Opinion

The Iranian capital, Tehran, has hosted a specialized meeting dedicated to examining the United Nations (UN)'s performance in providing support for female victims of terrorism.

Press TV
The meeting took place on Sunday on the occasion of the upcoming International Women's Day, which is to be marked across the world next Tuesday, with several notable Iranian academicians and researchers in attendance.
It was a response to a call for such a session by the Tehran-based Association for Defending Victims of Terrorism (ADVT) and was held in cooperation with the association the United Nations Information Centre (UNIC) in Tehran, and the research center at the Allameh Tabataba'i University (ATU)'s Faculty of Law and Political Sciences.
At the start of the meeting, UN Secretary-General Ban Ki-moon's message on the International Women's Day was read out. In it, he called for solid funding, courageous advocacy, and unbending political will to achieve gender equality around the world.
"Terror is the worst type and the dirtiest way of fighting," Dr. Azam Ahangar, a sociology researcher at the University of Tehran, told the meeting. "In fact, when the enemy has drawn a blank and cannot do anything and is in a position of weakness, it adopts a strategy that is called terror."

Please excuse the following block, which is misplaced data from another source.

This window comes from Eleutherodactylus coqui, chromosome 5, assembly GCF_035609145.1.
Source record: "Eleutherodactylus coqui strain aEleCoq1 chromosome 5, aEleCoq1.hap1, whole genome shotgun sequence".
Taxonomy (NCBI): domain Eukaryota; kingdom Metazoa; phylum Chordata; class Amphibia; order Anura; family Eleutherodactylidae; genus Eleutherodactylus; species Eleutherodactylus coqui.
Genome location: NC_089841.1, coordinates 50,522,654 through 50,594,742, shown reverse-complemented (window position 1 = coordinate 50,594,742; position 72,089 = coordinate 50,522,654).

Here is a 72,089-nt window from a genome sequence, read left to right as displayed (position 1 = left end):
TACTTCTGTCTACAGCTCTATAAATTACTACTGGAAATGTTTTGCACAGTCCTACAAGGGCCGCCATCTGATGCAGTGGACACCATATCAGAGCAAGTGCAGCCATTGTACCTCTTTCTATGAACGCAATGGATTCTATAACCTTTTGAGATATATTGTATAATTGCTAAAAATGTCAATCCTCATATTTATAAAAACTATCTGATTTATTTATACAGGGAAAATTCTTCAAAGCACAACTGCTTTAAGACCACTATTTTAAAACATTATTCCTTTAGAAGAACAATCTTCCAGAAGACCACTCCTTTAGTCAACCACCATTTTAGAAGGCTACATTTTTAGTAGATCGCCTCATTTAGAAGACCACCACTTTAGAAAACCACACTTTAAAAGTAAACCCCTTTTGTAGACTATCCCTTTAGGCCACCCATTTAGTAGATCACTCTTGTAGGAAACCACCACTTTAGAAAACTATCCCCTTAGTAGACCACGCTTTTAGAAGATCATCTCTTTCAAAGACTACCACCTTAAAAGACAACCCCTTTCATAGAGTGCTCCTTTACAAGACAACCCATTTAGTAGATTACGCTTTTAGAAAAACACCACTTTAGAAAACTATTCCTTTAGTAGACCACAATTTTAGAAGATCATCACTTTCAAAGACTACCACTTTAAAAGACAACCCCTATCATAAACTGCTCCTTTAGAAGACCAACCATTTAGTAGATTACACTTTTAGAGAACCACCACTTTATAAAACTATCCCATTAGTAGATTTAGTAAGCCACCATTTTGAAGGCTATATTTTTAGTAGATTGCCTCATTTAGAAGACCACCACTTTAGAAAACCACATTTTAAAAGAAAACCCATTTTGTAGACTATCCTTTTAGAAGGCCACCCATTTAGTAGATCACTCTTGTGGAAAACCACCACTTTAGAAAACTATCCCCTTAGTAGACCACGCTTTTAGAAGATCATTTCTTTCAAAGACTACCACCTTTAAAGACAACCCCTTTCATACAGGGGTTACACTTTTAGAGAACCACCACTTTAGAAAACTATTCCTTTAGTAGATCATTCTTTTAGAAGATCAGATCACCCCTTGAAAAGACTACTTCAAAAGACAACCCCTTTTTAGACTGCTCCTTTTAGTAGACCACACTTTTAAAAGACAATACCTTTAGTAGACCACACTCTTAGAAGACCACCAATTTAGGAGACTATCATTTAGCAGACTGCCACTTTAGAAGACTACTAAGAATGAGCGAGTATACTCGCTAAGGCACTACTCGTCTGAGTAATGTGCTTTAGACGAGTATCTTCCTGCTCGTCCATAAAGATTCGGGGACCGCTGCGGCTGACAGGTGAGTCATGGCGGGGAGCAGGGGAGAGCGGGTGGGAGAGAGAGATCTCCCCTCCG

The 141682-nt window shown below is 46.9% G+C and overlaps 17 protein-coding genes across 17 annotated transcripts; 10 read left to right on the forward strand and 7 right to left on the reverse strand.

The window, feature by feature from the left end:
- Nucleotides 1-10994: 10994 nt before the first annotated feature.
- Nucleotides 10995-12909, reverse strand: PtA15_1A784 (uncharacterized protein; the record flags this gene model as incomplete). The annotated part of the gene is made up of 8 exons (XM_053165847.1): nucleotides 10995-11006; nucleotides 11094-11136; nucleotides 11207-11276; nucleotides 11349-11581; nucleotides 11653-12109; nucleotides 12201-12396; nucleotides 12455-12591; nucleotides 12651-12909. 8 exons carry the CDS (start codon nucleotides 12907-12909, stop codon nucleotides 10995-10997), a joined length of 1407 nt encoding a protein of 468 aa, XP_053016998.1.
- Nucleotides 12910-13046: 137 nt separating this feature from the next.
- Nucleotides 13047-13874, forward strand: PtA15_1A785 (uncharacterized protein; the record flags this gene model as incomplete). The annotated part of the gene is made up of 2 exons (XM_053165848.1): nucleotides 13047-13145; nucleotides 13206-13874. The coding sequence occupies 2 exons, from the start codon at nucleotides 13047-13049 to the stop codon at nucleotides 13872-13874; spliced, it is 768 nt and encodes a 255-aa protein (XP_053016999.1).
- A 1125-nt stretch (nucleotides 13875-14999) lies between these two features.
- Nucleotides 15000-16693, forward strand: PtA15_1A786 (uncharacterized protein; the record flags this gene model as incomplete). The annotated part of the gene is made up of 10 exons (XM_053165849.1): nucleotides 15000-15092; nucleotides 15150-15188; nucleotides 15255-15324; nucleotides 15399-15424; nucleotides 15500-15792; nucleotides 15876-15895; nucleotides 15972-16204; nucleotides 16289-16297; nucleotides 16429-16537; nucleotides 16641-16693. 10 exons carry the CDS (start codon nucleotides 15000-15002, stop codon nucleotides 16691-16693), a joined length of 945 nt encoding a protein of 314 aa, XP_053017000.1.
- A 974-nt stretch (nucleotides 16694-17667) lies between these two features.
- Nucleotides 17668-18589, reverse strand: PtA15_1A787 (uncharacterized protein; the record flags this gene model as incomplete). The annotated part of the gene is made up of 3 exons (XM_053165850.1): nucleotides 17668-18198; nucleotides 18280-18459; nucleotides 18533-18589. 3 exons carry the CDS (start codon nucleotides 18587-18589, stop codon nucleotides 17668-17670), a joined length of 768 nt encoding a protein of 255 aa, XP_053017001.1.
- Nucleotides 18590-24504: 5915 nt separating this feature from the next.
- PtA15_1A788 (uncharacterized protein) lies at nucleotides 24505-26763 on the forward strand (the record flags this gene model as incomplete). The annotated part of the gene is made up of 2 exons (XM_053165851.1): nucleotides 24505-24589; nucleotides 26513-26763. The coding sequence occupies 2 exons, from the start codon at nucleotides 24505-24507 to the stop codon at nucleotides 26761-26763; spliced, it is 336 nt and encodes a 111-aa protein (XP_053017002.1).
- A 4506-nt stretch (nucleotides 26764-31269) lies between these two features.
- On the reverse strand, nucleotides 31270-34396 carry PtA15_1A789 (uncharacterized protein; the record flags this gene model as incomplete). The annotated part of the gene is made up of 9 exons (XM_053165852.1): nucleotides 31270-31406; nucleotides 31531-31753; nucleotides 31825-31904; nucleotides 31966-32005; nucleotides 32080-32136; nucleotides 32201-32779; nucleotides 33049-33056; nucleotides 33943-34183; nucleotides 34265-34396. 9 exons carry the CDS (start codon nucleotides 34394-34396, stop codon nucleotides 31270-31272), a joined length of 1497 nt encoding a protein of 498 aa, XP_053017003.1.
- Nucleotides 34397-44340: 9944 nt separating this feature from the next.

Addressing the attendees, Dr. Aramesh Shahbazi, a member of the ATU's Faculty of Law and Political Sciences, said, "The United Nations appears to have come to the conclusion, over the recent years at least, that a reactive measure is not enough a means to an end, and that measures have to include a preemptive aspect as well as the [simple] reaction and expression of regret over killings of women."

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